ABOARD THE USS CARL VINSON — If North Carolina's players were nervous about meeting President Obama before Friday's inaugural Carrier Classic, it didn't last long.
Obama, who (correctly) picked the Tar Heels to win the national title in 2009, still remembered Tyler Zeller from that team's visit to the White House.
"It was kind of crazy," North Carolina forward Harrison Barnes said.
"He knew most of us, who we are. He said, 'Hey, Z, good seeing you again. Hey John, are you going to block some shots? Harrison, are you going to make some 3s?' It was kind of cool to see that he kind of knew us, he was in touch."
Obama met with both teams in their locker rooms before tipoff, then mingled with many of them after the game, a 67-55 North Carolina win over Michigan State.
"I shook the President's hand," North Carolina forward John Henson said. "That's a once-in-a-lifetime experience. The First Lady's hand.
"It was so much more than a game."
SEASICK, BUT STILL DOCKED: North Carolina coach Roy Williams said last week that right up until tipoff, he planned to absorb as much of the atmosphere as he could. That plan was compromised when Williams suffered an attack of vertigo Friday afternoon, a condition he has battled for years.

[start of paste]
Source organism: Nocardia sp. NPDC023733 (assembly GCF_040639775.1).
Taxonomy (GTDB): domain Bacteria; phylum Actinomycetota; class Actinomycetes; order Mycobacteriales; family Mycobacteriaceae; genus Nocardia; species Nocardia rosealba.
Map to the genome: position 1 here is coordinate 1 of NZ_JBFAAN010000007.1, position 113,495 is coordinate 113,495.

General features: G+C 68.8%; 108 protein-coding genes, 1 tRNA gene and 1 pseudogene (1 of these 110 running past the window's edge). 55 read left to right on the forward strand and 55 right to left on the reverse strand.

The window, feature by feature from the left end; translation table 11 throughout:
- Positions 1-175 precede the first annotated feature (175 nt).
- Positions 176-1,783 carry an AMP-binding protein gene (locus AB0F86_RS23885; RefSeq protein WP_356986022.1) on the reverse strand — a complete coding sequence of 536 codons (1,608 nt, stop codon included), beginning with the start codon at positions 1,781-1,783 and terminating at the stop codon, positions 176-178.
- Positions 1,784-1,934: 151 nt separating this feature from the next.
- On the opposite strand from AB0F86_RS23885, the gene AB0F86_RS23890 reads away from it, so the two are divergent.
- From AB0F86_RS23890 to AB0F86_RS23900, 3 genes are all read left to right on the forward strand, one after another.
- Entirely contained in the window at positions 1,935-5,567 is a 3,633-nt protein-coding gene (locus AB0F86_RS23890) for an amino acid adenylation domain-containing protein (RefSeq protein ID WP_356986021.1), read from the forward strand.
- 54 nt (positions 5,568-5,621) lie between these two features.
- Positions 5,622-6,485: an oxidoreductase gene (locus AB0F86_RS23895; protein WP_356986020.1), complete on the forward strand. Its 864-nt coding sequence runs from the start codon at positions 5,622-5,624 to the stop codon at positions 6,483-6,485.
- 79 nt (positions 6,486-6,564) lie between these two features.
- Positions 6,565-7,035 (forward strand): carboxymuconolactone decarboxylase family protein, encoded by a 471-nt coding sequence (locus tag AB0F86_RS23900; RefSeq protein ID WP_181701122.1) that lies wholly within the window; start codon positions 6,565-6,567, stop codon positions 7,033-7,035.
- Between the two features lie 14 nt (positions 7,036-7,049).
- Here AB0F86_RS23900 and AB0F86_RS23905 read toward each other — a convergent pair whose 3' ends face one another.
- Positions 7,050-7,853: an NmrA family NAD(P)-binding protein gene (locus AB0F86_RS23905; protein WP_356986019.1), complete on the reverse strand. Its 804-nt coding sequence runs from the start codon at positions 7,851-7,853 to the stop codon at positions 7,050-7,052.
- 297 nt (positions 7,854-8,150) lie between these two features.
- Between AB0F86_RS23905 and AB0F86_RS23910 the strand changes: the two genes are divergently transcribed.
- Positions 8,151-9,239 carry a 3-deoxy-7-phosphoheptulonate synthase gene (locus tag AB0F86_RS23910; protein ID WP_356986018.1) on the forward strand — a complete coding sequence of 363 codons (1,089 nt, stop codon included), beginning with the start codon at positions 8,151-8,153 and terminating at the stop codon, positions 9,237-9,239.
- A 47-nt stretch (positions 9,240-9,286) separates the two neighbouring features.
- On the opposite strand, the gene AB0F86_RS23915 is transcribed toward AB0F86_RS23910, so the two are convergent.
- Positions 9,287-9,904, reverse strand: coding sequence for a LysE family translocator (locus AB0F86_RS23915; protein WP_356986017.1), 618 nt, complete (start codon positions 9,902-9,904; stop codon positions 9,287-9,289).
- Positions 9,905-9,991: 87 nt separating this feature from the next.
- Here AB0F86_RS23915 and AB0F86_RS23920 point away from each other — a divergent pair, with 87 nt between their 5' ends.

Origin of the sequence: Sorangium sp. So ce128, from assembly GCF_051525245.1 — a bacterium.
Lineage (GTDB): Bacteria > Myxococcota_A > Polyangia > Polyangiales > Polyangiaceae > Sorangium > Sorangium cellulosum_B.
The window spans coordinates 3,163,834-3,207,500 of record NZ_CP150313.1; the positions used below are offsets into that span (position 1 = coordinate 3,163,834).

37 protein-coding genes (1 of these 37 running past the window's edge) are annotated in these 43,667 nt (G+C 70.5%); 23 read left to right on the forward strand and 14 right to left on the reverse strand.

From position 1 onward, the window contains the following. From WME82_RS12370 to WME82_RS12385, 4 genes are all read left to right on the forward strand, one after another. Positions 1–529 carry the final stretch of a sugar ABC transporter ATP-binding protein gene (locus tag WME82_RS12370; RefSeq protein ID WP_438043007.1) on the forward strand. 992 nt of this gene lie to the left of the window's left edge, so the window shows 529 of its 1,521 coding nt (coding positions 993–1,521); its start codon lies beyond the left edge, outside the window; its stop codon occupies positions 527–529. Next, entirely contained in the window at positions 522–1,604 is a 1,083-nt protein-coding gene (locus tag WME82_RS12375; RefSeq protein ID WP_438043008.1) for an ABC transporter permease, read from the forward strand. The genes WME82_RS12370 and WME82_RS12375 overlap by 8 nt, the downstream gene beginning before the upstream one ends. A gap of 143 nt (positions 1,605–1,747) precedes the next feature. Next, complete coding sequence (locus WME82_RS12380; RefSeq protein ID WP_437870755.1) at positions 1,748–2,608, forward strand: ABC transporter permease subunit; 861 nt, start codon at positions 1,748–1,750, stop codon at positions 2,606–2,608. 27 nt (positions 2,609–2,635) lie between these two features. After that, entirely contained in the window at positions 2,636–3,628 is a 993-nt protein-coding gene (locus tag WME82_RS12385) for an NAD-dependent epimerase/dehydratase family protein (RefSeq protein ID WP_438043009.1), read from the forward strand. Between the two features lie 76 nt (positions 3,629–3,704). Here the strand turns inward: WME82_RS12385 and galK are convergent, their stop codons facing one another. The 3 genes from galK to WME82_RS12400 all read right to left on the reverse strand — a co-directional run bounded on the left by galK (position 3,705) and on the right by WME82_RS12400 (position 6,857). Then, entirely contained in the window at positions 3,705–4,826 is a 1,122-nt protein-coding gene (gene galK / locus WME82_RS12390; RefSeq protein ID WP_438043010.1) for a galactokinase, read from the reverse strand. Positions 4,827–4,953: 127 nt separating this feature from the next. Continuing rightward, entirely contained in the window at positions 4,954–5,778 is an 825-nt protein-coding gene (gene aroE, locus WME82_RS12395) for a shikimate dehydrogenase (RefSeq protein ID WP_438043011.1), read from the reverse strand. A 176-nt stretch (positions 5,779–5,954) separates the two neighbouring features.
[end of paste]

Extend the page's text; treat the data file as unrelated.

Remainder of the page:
With medication and assistance from North Carolina's doctors, Williams was feeling better by game time.
"I was just trying to make sure I could remember what was up and what was down for a while," Williams said.
HIGH MARKS: After all the anticipation, all the logistical concerns and all the uncertainty of hosting an event of such a grand scale on such a grand stage, the inaugural Carrier Classic went off with relatively few hitches.
A persistent wet spot on the floor near midcourt, perhaps exacerbated by the cool evening air, may have been the biggest snag.
"It was a lot better than I thought it would be," Michigan State coach Tom Izzo said. "The troops who were out there were unbelievable."
Added Williams: "The biggest thing to me was the reception from all the military people. They kept saying, 'Thank you, thank you,' and I kept thinking, 'My gosh, I'm supposed to be thanking you, and should.'"
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